To foster good human resource management practices, we have organised, for the first time, a Good People Management Award to give recognition to employers who excel in their people management practices. The experience of the award winners - to be announced shortly - will provide useful references for other employers.

In order to sustain harmonious labour relations, the co-operation of social partners - i.e. employers, employees and the government - is essential. Tripartite consultation is an effective means of promoting such partnership. To encourage tripartite consultation at the industry level, our Workplace Consultation Promotion Unit has been helping industries to set up tripartite committees to facilitate direct dialogue among employers, employees and the Government on issues of common concern. So far, five tripartite committees have been set up in catering, construction, theatre, warehouse and cargo transport, and in property management. We will continue to assist more industries to set up such tripartite consultative committees.

Our existing industrial relations system is long-established and well-tested. It prescribes basic employment standards and provides an effective mechanism for speedy settlement of labour disputes. It has served Hong Kong well under our free market economy.

Hong Kong has continued to maintain a good record of harmonious employer and employee relations. In 1998, we handled 30 541 employment claims and labour disputes, over 60 per cent of which were resolved amicably by our conciliation efforts. The situation has now stabilised : the quarterly figures on labour disputes and claims have shown a downward trend so far this year compared with the same period last year. Notwithstanding the relatively large number of labour disputes and employment claims mainly as a result of the economic adjustment experienced by Hong Kong, the total number of days lost through work stoppage was only 1 411 in 1998, or 0.47 working days lost per 1 000 wage earners and salaried employees - which is among the lowest in the world. This rightly reflects our generally peaceful labour relations scene. In the first nine months of this year, only 12 working days have been lost due to industrial conflicts.

Employees will only give their best if their employment and working conditions are deemed and seen to be fair. Protecting the rights of employees under the labour laws is one of the Labour Department's remit. In playing this role, our aim has always been to progressively improve employees' rights and benefits in a way which is commensurate with the pace of Hong Kong's economic and social development, and to strike a reasonable balance between the interests of employers and employees. I should stress that there is no question of the Labour Department taking side with either party. To do so would not only be unfair and dangerous, but would also undermine our credibility and the basis of the tripartite partnership. As Commissioner for Labour, my job is always a fine balancing act and, admittedly, I feel like walking on a tightrope all the time.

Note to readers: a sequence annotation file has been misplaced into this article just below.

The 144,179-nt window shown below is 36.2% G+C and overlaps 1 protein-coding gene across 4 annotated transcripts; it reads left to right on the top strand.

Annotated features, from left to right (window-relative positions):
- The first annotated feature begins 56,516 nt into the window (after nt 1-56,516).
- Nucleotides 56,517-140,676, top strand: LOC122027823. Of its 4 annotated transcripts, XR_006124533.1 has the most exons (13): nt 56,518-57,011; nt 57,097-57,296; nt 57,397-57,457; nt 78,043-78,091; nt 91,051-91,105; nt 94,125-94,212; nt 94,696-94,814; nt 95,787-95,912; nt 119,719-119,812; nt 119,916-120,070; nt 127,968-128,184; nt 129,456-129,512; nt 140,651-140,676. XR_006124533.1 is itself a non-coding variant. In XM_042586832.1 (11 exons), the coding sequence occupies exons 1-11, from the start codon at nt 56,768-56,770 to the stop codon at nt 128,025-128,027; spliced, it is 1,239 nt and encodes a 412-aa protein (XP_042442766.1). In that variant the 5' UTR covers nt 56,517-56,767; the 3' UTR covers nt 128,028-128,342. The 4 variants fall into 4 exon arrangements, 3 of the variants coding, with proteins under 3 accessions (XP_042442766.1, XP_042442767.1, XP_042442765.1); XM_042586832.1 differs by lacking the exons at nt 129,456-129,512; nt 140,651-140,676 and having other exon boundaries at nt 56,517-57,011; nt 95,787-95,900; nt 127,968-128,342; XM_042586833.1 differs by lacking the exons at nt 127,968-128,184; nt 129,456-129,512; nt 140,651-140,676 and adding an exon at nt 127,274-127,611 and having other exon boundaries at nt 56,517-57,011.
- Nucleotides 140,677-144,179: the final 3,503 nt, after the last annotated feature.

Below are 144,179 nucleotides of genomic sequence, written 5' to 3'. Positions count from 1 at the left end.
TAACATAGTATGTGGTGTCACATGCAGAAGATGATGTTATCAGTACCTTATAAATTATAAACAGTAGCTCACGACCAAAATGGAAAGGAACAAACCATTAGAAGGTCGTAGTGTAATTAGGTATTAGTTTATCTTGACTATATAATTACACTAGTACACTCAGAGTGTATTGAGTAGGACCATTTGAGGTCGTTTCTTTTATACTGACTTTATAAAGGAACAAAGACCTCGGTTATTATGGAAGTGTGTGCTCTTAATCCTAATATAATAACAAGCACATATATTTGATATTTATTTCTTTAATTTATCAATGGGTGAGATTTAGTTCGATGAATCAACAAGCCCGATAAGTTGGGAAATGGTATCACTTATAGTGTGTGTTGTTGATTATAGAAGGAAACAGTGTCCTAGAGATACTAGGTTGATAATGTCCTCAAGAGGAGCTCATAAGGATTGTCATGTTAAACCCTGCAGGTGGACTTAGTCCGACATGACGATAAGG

In setting, promoting and ensuring enforcement of rights and standards, we provide customer-oriented information services to ensure that employees and employers know their rights and obligations, and enforce compliance by vigorous inspections, investigations of complaints and prosecutions. We adhere firmly to the system of tripartism or tripartite co-operation amongst employers, employees and the Government. This fully accords with the spirit of the International Labour Organisation. This system is best illustrated through the role of the Labour Advisory Board (LAB). The LAB, chaired by the Commissioner for Labour and comprising an equal number of employer and employee representatives, has long been the most important consultative forum on labour matters. As a general practice, the Government consults LAB on all legislative proposals on labour laws before introducing them into the legislature. Over recent decades, the success of this tripartite structure has led to significant improvements in employee welfare and benefits. It has also contributed greatly to maintaining Hong Kong's harmonious labour relations.

My experience in the Labour Department tells me that many labour disputes stem from inadequate communication, or the sheer lack of it, between employers and employees, mutual suspicion and misunderstanding. If employers could implement proactive and enlightened people management practices and form partnership with employees, I am confident that Hong Kong would continue to enjoy harmonious labour relations as well as sustainable economic growth.


To conclude, successful entrepreneurs and executives share one thing in common. They all succeed in building up a team of highly talented, innovative and dedicated staff. More importantly, they genuinely see their human resources as valuable asset and in turn manage with a human touch. They manage with a sense of proportion and a sense of compassion, punctuated by a sense of pragmatism and realism. In the process, they win the hearts and minds of all and sundry in the workplace, whether they be casualties or survivors. In short, behind every employee management issue lies a solid human dimension. This is often rather fragile and calls for careful handling. After all, it is a question of sense of sensibility.

End/Wednesday, November 24, 1999